The Corynocarpus laevigata or corinocarp is an evergreen plant native to New Zealand; in the wild it is a small tree, which reaches the 7-8 metres of height, in container it keeps below the 180-200 cm. It has a grey-green stem, smooth, much ramified, and pyramidal top; the leaves are quite big, 15-20 cm long, of a dark green colour, smooth, thick and leathery; the “variegated” variety has glossy leaves of a green colour, variegated of cream white.
In the wild, the Corinocarp produces small panicles of yellowish flowers, followed by orange fruits, which are difficult to see on the specimens cultivated in apartment.
For the cultivation of the Corynocarpus laevigata it is advisable to place the plant in a very bright place, but not directly exposed to sunlight, especially when the days are hot and they are stronger because, with their intensity could cause problems to the plant, in the spring the corynocarp can be placed outside, in a semi-shady and well ventilated place, in winter the plant should be kept in a protected place, especially if the outside temperatures are quite cold.
In case there is no space for the indoor location, it is better to provide special protective cloths to prevent the corynocarp from being affected by the intense cold. The ideal temperature should not fall below 10 °C.
The skeletons are large shrubs or small trees of tropical origin, belonging to the family of araliaceae, widely used in Italy as houseplants, because of their foliage m… The ficus ginseng is a variety of ficus microcarpa, which is quite small in size. The species f. microcarpa is a tree, which reaches 20-25 m in height, originating in Asia and Australasia. Orchids are fascinating plants because of their origin and beautiful inflorescences.
Until a few decades ago, their cultivation was reserved for an elite: in fact, it was almost always in the hands of the…
The Zamioculacas is a beautiful succulent plant, very popular as an indoor plant, the botanical name is Zamioculcas zamiifolia; in fact the zamioculcas has stolen its common name to an alphabet…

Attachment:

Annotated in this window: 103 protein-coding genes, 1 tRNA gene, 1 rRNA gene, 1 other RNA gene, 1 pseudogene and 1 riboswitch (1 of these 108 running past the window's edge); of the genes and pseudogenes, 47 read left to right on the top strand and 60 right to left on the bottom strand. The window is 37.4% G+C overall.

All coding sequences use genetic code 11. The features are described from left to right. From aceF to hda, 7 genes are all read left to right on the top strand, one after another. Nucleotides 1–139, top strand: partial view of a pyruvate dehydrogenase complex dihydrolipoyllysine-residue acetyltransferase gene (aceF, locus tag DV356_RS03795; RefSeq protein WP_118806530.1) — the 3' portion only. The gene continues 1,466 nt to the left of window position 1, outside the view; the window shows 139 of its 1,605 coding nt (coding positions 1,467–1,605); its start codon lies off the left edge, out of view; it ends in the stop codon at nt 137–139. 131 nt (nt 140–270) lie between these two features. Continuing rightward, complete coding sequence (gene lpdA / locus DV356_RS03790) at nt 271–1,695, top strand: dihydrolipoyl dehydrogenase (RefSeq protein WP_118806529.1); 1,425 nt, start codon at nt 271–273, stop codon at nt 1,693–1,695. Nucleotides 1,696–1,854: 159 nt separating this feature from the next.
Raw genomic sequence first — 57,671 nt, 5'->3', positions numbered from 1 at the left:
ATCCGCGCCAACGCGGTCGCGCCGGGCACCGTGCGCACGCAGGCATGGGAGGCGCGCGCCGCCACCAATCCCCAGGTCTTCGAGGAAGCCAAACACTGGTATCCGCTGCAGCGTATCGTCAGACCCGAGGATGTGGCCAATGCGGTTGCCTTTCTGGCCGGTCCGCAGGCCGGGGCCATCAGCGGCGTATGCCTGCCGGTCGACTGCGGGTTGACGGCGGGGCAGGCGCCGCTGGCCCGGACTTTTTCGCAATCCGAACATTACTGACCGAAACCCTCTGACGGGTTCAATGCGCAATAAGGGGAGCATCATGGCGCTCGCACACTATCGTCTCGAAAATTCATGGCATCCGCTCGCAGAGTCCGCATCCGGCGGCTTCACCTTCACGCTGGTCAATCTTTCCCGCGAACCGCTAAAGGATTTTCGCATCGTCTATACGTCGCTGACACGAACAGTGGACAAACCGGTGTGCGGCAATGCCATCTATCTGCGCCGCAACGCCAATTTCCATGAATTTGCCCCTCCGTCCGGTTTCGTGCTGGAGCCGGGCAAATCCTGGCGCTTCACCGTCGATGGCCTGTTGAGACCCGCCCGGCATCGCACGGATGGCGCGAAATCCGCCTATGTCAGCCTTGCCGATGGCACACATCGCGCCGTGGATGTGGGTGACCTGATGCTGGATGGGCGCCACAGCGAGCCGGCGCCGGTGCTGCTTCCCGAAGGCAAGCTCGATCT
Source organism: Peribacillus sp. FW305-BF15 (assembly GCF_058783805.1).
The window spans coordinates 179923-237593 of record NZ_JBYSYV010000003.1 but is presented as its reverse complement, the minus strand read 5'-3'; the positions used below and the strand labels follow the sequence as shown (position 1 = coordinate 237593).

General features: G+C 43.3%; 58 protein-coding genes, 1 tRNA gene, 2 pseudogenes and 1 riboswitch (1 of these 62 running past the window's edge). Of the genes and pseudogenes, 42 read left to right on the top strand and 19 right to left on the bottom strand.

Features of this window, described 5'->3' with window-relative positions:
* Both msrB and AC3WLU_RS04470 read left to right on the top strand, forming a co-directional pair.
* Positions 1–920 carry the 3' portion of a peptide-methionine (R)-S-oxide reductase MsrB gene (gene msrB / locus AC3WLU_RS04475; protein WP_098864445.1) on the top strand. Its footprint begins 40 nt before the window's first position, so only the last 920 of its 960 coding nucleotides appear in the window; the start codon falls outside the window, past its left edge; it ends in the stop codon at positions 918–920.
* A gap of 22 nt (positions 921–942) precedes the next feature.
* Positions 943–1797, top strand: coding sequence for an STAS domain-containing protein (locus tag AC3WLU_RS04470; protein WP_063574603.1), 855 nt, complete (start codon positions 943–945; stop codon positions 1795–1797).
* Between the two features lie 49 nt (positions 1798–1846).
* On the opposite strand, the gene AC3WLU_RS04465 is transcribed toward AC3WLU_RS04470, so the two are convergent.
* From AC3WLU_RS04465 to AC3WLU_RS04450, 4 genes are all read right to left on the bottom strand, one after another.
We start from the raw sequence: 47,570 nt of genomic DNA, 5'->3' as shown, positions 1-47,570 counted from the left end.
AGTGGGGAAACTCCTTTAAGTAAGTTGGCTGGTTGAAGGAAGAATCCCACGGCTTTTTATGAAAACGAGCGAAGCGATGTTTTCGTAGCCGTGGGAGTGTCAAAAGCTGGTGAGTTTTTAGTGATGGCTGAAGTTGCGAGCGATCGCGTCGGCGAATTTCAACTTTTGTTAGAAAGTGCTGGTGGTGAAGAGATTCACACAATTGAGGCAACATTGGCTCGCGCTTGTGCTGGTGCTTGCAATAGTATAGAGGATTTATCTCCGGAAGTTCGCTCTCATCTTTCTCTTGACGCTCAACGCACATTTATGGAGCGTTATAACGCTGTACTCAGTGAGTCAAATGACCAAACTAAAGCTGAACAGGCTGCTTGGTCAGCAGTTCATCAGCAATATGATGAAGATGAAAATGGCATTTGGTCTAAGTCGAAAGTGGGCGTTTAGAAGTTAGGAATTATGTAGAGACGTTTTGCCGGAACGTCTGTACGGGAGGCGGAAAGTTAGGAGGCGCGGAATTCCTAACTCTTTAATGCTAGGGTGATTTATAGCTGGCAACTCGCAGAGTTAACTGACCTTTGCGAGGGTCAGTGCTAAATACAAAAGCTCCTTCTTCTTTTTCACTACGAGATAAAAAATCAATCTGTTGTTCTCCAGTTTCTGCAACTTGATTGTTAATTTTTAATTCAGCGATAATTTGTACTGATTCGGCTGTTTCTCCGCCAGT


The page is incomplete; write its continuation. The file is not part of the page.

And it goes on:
To obtain good results from Corynocarpus laevigata, from March to September, it is good to water regularly, avoiding excesses and allowing the soil to dry up well between one watering and the other; during the winter months slightly decrease watering, providing water sporadically every 20-30 days, often vaporizing the leaves, with demineralized water if the specimens are inside; outside it is good not to intervene in this way, especially when the climate is quite cold.
During the vegetative period, provide some fertilizer for green plants, every 15-20 days, mixed with the water of the watering.
For the planting of this type of plant, use balanced, rich and soft universal soil, possibly mixed with pumice stone or perlite, to increase drainage; another useful element for drainage is the sand, which can be mixed with peat and mould to obtain a compound with good properties. For a correct development of the corynocarpus, it is advisable to repot it every 2-3 years, slightly increasing the diameter of the container, so that the roots have enough space for a better development.
In the places of origin, the multiplication of these plants usually happens by seed, utilizing the seeds as soon as the fruits are ripe; usually, the seeds of corynocarpus are difficult to find in Europe, where this plant is propagated by cutting, in autumn, keeping the cuttings in a sheltered and covered place during the cold season.
Corinocarp – Corynocarpus laevigata: Parasites and diseases
Poor ventilation and low humidity conditions can favour the attack of cochineal and mites. Excessive humidity, on the other hand, can lead to the onset of radical rottenness that can cause the death of the plant itself; for this reason, it is advisable to carefully check that the soil is sufficiently drained to avoid the formation of waterlogging.